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This last part, this final curtain call of a passage, this end scene may feel like any clip from Lord of the Rings, where you think it's over but...not really. In high school, Linda, she was my girlfriend. I'm not entirely too sure when she burnt me a copy of The Places You Come To Fear The Most but I remember two things from that burnt copy. 1) I really thought she would have had better handwriting (she wrote out DC and the album title) and 2) I wanted to sing like Chris. And then there was the MTV Unplugged 2.0 DVD/live CD and I realized, some dudes were just born with "it". Not sure what "it" is but Chris had it. Maybe it was the charm or the hair or the tattoos or some of the most unforgettable lyrics but he had "it". Fast forward to last year, I remember a friend telling me that Dashboard was coming to town and had this itch to be there, to shoot it, to be a part of the happenings. Through a stroke of luck I was there. I was shooting the show. It was happening. 

Small interlude, coincidentally while shooting Taking Back Sunday I met a young gentleman by the name of Clark Terrell. Through an exchange of information, we started texting and quickly became friends. We both were shooting the Dashboard show last year and rode together to the venue. I love this kid. He's one the best in the game and has taught me so much about being a proper show photographer. 

Ok, back to the show last year. While waiting for DC to take the stage we met another guy, Ryan Vestil. This guy, he's something else. When the show started Chris made an announcement that we could shoot the entire set, granted we were out the way. Not many photographers stuck around for the whole set, actually, there were exactly two, me and Ryan. I've spare you the details but me, Ryan and Clark have all been great friends ever since. All because of music. All because of this. These guys make a daily impact on my life. Music does this. Thank you music.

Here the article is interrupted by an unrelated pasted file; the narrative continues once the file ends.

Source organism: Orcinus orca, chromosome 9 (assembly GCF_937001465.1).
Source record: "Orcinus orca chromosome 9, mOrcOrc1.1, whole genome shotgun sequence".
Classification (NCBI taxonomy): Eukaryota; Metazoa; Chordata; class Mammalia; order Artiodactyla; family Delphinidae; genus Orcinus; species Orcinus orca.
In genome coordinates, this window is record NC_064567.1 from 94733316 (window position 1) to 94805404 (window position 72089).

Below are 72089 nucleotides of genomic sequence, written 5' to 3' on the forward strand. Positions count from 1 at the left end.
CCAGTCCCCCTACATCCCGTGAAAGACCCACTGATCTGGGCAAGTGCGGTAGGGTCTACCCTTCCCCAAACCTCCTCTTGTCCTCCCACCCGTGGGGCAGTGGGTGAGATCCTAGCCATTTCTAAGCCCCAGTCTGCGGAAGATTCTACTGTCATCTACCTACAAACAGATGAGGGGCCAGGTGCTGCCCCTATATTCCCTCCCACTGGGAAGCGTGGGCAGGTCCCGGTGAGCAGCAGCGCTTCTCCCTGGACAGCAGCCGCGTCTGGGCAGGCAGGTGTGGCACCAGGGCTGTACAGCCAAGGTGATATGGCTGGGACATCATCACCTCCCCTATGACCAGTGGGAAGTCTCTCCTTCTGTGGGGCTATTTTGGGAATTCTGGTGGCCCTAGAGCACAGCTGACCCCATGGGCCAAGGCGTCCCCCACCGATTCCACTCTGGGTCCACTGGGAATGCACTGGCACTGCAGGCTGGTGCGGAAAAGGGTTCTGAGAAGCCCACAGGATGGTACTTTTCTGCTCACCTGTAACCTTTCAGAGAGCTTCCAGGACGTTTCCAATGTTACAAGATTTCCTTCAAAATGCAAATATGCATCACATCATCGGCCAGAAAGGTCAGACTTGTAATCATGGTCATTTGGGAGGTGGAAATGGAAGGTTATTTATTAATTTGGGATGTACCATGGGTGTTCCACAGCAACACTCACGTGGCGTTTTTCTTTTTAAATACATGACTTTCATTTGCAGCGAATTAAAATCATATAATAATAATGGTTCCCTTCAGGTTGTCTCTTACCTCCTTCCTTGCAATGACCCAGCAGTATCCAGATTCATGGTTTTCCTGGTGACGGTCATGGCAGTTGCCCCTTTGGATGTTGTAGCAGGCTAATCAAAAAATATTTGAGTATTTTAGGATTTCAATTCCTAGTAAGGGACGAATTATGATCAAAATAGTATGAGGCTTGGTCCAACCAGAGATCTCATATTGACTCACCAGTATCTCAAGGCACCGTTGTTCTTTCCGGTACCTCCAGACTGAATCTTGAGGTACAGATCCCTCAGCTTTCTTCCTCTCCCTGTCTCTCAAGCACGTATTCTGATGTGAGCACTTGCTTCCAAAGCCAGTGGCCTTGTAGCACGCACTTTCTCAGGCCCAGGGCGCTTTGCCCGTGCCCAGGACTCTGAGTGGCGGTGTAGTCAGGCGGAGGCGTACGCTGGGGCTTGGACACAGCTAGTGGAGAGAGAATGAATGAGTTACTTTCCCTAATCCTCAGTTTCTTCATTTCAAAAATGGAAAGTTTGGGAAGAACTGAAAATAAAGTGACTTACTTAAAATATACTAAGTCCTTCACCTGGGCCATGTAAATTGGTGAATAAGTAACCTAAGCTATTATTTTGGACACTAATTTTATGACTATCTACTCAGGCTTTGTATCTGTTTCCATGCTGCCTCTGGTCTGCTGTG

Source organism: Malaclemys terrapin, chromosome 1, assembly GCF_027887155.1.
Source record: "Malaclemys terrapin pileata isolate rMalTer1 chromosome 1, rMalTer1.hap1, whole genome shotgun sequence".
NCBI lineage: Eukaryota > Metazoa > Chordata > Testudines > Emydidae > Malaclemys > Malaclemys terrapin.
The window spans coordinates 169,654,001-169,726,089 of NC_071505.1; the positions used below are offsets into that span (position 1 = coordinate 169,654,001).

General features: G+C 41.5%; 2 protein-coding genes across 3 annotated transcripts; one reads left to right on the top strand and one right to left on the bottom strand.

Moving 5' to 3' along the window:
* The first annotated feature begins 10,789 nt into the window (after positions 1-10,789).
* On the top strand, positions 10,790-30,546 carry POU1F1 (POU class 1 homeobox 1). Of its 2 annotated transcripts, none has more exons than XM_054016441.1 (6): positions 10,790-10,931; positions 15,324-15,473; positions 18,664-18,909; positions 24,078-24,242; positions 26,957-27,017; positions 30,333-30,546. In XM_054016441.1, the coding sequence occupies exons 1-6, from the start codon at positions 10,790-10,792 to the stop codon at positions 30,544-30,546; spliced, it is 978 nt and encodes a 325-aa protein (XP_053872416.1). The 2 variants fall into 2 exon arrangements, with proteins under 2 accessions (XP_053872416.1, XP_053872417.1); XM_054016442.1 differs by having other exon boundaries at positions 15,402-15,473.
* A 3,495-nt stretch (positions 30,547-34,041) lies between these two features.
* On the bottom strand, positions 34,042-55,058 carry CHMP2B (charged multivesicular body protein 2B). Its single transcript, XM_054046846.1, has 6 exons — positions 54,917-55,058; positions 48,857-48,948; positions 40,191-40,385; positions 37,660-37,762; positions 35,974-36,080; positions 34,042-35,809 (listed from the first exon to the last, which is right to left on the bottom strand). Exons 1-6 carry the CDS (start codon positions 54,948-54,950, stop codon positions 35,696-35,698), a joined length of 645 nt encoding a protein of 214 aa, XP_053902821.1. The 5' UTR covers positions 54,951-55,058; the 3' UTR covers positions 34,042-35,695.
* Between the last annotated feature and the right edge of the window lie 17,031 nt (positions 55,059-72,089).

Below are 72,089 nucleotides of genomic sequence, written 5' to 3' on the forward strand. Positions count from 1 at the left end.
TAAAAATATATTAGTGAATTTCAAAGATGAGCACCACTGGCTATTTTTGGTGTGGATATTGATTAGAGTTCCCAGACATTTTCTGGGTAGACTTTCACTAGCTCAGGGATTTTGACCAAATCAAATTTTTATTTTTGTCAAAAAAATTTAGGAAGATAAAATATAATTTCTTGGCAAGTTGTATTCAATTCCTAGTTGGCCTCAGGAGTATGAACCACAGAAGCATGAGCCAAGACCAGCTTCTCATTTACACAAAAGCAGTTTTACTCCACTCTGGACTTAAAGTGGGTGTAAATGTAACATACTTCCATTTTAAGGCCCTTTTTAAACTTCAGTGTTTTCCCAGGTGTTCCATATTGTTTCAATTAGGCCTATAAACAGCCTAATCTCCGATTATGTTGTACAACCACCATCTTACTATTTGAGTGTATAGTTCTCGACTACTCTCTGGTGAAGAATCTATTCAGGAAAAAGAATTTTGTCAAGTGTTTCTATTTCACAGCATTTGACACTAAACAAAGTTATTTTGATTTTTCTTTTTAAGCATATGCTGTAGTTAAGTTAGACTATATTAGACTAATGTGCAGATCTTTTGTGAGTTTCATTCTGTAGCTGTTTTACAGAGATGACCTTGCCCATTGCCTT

Back to this year, Chris has been one of my biggest supporters from the day we started talking. I could make a case that it was his show that really got me out there. When I saw him hours before the show, moments before the VIP performance, I knew I was somewhere I was meant to be. I don't need to explain how the Dashboard music as impacted so many people in so many ways. All you need to do is get on any form of social media and see what people are saying. But to see it first hand, multiple times, that's a treat to see. We walked over to the VIP tent, he says hi, people look up and see this guy who's been the soundtrack to their lives and with his sense of humor and approachable personality, people learn one thing very quickly, he's just the nicest dude. 

Chris has done a fantastic job of culling some of the best players for his band. Armon, Ben and Scott are just some of my favorite guys. I could listen to each of those dudes talk for hours. They all come from very different backgrounds and they, like any great brotherhood, are pulled together and have a fun cohesive vibe about them. Post show hangs, pre show talks and watching them all live, that's one thing I'll take from this day and remember. I am leaving out a lot of happenings from this day but these are the ones I felt like were worth mentioning.

I've blabbered on and on about a lot of things. I don't need to explain to anyone the magic that is a Dashboard Confessional show. It is a very powerful thing to see Chris start off singing a line into the microphone, step back and listen to thousands sing in his place. I'm grateful that people who've had such a profound impact on so many people is still not only able to tour but to headline for thousands every night and recreate these moments for us, line by line, song by song. What a great privilege it was to spend time with some friends and to see this all over again in person.